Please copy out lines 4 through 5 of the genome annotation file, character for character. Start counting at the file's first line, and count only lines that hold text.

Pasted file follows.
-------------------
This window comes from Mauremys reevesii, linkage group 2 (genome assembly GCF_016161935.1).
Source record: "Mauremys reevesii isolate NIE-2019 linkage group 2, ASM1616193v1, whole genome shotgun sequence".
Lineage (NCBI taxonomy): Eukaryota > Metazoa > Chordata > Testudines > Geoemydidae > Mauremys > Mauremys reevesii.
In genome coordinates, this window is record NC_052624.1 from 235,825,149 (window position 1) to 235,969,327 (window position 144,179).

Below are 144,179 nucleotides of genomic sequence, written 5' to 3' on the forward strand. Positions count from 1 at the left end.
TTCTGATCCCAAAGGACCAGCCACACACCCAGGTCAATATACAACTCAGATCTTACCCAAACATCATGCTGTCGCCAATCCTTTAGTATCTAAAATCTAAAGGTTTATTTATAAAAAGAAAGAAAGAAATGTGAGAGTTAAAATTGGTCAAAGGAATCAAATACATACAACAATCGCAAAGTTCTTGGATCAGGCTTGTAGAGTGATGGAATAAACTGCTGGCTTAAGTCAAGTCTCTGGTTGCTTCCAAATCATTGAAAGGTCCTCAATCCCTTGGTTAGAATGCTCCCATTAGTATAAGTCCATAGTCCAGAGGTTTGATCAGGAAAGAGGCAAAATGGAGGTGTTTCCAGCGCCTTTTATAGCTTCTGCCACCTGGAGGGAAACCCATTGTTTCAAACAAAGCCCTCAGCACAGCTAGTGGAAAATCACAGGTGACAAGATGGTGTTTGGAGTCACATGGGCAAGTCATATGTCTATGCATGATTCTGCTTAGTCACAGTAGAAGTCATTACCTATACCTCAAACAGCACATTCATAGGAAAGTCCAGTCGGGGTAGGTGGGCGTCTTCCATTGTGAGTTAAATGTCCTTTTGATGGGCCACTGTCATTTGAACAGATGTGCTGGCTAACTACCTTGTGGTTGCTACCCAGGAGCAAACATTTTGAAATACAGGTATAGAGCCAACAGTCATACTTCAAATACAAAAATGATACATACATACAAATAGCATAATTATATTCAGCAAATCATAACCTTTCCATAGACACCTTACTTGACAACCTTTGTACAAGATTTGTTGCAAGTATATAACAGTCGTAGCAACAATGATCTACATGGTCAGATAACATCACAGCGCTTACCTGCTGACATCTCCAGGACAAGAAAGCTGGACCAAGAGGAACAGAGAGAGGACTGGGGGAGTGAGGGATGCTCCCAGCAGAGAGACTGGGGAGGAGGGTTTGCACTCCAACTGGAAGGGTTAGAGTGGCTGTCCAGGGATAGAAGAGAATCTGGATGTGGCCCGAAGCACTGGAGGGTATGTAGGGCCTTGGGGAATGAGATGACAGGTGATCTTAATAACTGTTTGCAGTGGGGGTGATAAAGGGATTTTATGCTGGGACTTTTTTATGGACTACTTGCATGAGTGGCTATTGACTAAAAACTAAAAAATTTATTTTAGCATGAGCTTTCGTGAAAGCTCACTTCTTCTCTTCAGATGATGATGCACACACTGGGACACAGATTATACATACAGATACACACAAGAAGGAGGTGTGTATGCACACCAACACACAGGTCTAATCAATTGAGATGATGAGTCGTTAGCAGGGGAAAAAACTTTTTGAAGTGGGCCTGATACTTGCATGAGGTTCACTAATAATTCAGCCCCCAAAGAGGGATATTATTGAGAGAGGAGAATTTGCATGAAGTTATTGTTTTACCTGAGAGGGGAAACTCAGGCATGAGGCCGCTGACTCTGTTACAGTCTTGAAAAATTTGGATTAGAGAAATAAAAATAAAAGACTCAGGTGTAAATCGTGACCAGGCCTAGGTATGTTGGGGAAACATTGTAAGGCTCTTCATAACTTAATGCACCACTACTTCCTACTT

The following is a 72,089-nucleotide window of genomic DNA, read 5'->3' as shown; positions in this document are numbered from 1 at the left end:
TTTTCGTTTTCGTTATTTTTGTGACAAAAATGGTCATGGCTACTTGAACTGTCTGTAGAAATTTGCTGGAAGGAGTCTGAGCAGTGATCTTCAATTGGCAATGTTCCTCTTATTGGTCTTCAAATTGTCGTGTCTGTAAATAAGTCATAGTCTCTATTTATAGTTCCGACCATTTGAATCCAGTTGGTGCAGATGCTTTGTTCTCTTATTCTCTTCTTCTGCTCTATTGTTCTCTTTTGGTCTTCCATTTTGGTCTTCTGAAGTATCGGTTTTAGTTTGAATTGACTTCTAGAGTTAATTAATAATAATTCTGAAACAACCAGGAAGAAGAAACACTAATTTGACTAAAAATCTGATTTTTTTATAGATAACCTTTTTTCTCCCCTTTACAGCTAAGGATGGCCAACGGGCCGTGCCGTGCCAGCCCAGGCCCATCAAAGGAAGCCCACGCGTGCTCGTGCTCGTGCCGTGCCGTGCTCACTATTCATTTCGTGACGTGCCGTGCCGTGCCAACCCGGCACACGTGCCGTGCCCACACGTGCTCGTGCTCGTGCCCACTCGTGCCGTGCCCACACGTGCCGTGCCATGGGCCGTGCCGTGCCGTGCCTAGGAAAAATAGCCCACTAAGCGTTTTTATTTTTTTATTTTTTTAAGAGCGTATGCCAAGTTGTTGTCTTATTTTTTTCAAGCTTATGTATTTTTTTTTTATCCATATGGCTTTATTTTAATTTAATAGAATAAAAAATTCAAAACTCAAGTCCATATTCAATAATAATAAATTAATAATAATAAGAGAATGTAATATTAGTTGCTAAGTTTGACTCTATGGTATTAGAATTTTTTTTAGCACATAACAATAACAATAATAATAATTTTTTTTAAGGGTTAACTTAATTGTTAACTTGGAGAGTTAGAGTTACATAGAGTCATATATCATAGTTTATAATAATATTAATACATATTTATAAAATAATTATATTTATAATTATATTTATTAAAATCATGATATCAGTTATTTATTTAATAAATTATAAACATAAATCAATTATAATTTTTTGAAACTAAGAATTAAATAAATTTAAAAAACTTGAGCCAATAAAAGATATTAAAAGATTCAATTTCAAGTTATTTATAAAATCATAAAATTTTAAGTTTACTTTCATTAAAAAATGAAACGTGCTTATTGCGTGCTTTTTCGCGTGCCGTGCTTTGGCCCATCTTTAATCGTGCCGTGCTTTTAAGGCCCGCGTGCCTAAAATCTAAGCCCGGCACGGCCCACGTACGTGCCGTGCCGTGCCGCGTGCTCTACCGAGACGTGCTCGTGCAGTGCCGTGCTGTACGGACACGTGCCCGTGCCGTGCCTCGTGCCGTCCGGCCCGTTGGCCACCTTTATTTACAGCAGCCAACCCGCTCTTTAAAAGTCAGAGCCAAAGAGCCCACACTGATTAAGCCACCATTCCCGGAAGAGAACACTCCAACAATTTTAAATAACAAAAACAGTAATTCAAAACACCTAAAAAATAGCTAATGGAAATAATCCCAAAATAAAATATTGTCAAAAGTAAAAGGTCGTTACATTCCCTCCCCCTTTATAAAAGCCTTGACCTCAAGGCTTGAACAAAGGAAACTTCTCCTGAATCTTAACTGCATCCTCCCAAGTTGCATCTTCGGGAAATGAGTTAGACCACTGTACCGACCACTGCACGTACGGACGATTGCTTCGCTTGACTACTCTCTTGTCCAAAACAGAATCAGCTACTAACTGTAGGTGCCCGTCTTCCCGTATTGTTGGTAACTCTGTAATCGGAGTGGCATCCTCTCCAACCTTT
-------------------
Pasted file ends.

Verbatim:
In genome coordinates, this window is record NC_052624.1 from 235,825,149 (window position 1) to 235,969,327 (window position 144,179).

Below are 144,179 nucleotides of genomic sequence, written 5' to 3' on the forward strand. Positions count from 1 at the left end.